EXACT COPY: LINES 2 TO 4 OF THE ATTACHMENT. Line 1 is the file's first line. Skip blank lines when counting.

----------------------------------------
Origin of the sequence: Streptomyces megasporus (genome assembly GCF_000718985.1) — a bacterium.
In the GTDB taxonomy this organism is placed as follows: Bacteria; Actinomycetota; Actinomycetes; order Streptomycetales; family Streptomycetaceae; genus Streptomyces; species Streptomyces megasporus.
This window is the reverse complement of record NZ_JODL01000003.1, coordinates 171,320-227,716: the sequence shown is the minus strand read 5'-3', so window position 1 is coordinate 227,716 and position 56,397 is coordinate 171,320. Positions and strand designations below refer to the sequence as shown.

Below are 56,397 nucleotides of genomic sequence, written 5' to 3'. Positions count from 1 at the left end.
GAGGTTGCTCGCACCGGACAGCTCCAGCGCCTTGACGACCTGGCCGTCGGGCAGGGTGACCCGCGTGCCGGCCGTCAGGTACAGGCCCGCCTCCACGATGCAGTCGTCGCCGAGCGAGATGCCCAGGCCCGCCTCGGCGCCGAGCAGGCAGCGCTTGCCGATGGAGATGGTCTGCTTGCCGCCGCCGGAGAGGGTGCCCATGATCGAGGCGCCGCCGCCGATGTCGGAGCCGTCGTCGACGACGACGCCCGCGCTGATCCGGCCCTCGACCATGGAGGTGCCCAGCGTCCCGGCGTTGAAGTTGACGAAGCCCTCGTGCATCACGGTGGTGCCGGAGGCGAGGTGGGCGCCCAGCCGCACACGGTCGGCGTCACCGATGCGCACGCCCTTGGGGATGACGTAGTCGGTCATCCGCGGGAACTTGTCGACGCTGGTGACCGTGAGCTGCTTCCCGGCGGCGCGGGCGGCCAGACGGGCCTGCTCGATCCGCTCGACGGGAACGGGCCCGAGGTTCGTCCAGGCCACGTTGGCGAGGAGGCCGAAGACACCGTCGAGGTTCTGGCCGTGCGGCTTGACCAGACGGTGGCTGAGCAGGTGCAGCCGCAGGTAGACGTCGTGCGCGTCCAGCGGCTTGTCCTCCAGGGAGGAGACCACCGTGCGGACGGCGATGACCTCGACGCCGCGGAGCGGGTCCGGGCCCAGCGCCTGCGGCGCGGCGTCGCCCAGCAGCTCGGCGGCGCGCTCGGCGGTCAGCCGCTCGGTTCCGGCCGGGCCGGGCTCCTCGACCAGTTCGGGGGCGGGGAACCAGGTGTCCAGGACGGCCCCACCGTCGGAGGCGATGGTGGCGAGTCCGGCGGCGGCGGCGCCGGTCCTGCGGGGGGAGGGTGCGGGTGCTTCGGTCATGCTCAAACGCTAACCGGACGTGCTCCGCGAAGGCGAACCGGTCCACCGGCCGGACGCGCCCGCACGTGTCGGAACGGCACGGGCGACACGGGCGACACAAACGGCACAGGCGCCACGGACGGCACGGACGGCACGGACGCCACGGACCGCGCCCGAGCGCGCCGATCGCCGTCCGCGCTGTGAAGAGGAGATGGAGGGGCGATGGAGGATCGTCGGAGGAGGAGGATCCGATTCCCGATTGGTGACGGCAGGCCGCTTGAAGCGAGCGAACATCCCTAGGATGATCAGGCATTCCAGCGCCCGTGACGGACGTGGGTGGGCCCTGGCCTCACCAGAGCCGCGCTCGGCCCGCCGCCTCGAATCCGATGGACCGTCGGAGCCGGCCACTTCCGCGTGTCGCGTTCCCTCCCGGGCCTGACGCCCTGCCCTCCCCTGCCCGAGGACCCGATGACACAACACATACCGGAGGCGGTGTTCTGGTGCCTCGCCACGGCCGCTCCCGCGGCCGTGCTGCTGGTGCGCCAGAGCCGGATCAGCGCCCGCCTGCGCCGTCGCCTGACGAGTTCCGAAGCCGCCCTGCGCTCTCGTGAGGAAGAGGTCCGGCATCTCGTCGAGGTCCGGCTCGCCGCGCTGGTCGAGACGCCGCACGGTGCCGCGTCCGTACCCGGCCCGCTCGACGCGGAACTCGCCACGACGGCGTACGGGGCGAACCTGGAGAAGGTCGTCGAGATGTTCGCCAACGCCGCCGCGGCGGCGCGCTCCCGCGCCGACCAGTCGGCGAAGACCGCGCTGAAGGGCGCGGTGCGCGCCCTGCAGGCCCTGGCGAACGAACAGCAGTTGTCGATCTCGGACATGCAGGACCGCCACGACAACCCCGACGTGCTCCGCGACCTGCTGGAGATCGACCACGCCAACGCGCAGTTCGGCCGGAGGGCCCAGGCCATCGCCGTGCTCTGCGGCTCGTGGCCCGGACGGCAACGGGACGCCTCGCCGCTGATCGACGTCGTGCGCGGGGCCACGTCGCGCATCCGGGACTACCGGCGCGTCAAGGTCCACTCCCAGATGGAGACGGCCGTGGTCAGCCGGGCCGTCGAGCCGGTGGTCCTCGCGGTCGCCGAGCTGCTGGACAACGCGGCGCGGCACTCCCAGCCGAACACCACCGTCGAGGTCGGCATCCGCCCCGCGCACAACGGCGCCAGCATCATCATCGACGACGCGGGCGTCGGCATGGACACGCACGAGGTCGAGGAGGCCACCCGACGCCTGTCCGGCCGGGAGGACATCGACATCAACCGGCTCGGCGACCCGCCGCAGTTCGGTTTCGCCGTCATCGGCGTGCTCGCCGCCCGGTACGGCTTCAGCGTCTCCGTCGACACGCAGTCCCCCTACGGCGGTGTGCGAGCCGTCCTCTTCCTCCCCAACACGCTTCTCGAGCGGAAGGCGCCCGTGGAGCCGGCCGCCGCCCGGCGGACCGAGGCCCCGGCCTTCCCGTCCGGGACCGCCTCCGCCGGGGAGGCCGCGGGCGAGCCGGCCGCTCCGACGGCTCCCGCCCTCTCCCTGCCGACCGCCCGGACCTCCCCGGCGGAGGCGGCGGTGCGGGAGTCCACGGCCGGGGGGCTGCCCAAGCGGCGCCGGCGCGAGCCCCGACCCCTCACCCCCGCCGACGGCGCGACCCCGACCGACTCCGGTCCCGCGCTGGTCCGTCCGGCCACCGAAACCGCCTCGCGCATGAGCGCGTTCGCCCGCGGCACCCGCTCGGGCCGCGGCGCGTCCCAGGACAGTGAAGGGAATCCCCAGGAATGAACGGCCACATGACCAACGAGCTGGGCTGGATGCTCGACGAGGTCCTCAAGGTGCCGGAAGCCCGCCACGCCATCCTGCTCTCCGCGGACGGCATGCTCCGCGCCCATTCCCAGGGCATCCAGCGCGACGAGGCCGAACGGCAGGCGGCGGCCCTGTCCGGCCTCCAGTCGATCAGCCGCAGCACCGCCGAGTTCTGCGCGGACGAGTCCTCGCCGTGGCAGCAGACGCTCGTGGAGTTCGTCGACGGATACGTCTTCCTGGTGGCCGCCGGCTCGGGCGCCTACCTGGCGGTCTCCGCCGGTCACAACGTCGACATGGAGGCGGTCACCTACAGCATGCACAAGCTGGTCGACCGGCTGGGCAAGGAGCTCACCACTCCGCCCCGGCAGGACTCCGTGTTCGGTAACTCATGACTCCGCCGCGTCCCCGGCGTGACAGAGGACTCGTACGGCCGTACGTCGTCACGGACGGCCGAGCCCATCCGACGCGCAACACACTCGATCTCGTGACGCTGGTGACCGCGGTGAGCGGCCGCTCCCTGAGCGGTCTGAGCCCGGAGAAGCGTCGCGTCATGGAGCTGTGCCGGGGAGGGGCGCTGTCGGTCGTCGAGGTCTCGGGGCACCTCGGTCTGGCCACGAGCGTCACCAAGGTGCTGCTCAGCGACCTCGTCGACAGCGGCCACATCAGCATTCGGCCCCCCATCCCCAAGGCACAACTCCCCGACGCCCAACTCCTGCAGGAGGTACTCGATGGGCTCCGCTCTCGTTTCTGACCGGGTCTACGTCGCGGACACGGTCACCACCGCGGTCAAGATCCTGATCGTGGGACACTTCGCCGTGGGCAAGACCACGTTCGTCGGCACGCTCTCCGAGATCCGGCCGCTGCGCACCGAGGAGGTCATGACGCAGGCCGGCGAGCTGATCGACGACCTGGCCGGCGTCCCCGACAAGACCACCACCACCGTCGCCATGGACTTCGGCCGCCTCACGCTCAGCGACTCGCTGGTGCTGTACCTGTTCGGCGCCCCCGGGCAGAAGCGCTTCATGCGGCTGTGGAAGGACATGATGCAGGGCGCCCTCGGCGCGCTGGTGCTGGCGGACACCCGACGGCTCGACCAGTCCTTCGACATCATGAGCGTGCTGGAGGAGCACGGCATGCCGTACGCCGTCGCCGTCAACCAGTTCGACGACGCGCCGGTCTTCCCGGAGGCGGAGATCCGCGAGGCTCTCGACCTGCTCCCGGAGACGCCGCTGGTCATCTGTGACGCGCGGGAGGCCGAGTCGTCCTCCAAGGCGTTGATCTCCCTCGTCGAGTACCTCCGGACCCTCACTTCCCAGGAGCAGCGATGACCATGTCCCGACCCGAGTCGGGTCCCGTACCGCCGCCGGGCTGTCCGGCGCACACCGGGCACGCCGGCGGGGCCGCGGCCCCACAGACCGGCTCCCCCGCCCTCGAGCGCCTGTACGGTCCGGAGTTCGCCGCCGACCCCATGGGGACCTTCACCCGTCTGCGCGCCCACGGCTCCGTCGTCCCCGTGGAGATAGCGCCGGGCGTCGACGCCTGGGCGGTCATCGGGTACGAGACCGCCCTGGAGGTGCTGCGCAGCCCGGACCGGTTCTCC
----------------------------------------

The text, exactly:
In the GTDB taxonomy this organism is placed as follows: Bacteria; Actinomycetota; Actinomycetes; order Streptomycetales; family Streptomycetaceae; genus Streptomyces; species Streptomyces megasporus.
This window is the reverse complement of record NZ_JODL01000003.1, coordinates 171,320-227,716: the sequence shown is the minus strand read 5'-3', so window position 1 is coordinate 227,716 and position 56,397 is coordinate 171,320. Positions and strand designations below refer to the sequence as shown.

Below are 56,397 nucleotides of genomic sequence, written 5' to 3'. Positions count from 1 at the left end.